mineral siteMineral sites or “licks” provide hubs for your trail cameras and allow you to gain critical intel on bucks for months. You take pictures and watch them grow all summer, which is fun, and you start to pattern and narrow their movements as bow season approaches later toward fall.

On one of the farms I hunt in Virginia, my friend Jack and I have 8 licks scattered across 800 acres of woods. About 1 strategically placed mineral site for every 100 acres is about right.

We normally begin lining these sites with minerals sometime in May, and the deer visit them immediately. The bucks on this farm know where the licks are and have been hitting them regularly for years. But anywhere you make a new lick, deer will find it rather quickly.

Right now, in June when the bucks’ new antlers are starting to grow fast and show, we get serious with our mineral-and-camera game.

This week we’ll start running trail cameras at all our licks, and keep them rolling through mid-August, when mineral usage by deer tends to slow. During the next 2 months we’ll get thousands of deer images–almost too many!

Immediately we can see what kind of rack year it is shaping up to be, which is something every hunter wants and needs to know. We wade through the picture mountain of does and young bucks and start focusing on the mature deer. Any thick 8- or 10-pointer that looks to be growing to the 130-class catches our eye, and we really hone in on the odd buck in the 140 to 150 range.

We start making notes on the big deer we’ve located at our licks, and the days, times and locations of their travels. We cross-reference those notes with a huge aerial photo of the property tacked on the camp wall and voila, the patterns of the bucks and where to hunt them begin to come into focus.

How to Build a Mineral Lick

The experts at Anilogics say the ideal time to establish a new mineral site is early spring, but if you’re just getting around to it now worries. Deer will hit your sites hard for the next 2 to 3 summer months.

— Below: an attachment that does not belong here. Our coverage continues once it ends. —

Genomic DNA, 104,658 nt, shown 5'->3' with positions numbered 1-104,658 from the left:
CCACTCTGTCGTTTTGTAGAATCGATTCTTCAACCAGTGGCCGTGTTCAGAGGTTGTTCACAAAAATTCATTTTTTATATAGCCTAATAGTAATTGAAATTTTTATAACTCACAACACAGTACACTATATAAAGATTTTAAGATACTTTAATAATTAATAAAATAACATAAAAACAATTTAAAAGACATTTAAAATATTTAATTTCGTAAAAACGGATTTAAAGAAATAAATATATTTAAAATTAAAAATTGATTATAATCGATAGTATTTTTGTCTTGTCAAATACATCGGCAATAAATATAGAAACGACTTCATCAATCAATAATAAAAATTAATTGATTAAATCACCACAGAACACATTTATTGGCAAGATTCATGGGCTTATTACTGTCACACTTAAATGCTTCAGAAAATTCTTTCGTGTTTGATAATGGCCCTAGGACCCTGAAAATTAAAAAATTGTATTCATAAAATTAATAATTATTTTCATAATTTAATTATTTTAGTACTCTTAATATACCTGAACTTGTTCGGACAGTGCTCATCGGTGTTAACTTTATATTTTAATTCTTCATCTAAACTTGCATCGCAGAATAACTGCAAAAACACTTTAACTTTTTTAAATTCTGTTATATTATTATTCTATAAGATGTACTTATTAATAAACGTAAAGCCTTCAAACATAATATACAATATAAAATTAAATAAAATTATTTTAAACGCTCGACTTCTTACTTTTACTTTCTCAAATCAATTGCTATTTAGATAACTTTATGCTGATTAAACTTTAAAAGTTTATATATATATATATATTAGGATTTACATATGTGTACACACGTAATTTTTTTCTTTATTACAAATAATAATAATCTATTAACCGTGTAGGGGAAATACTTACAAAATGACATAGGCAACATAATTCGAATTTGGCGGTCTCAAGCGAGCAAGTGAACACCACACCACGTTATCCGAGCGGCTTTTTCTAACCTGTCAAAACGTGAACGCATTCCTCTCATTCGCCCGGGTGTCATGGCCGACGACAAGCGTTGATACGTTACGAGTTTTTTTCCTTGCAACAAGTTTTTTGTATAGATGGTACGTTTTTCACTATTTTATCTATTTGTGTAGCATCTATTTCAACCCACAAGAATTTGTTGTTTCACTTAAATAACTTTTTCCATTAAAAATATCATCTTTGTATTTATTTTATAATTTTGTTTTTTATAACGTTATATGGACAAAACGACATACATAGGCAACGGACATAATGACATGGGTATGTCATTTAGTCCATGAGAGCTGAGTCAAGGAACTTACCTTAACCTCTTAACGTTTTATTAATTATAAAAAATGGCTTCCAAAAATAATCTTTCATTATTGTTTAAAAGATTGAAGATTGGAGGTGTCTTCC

Locate your licks strategically. The corners and edges of crop fields and food plots are good spots, especially where thick cover is nearby. All our licks are fairly close to main deer trails, where bucks can veer over to check them with minimal effort. Two of our best sites are near creek crossings back in the woods.

Look for a flat spot with a good tree for a camera within 12 to 15 feet. Clear a spot six to eight feet in diameter, and rake away the old leaves and grass down to bare soil.

Clay soil is best because it binds and holds the minerals longer. If the soil is super sandy where you hunt, you might want to find some clay or denser dirt and mix it in the lick.

Through years of trial and error we’ve found that our deer prefer loose minerals over blocks. We’ve tried many brands and have the best luck with Mineral Dirt 180. The deer here in the Virginia Piedmont love it and flock to it in summer. You should experiment with several brands of minerals to see which deer prefer in your location.

mineral dirt 180

Apply and scatter a coat of loose minerals around a site—there is no set amount, sometimes we use a whole bag, especially during the first freshening of early summer. Sometimes we mix the minerals into the dirt with a rake or boot, sometimes not. It doesn’t seem to affect site usage by our deer either way.

We refresh our licks with a new application of minerals once every 3 or 4 weeks; I have friends that do it once every 2 weeks. If and when a trail camera reveals that noticeably fewer deer are showing up at a lick, time to refresh it. We run Spartan Go Cams at many or our sites, so they are easy to monitor from afar on our phone apps.

It is fun to watch how the most active sites grow. As deer dig for the minerals, the holes get bigger and deeper. We have a couple of years-old licks deep enough to hide half a buck!

Let me end with this important note. Here in Virginia, using minerals is legal during spring and summer, but not permitted from September 1 through the end of hunting season. State laws on using minerals and attractants vary across America, so check your game regulations carefully.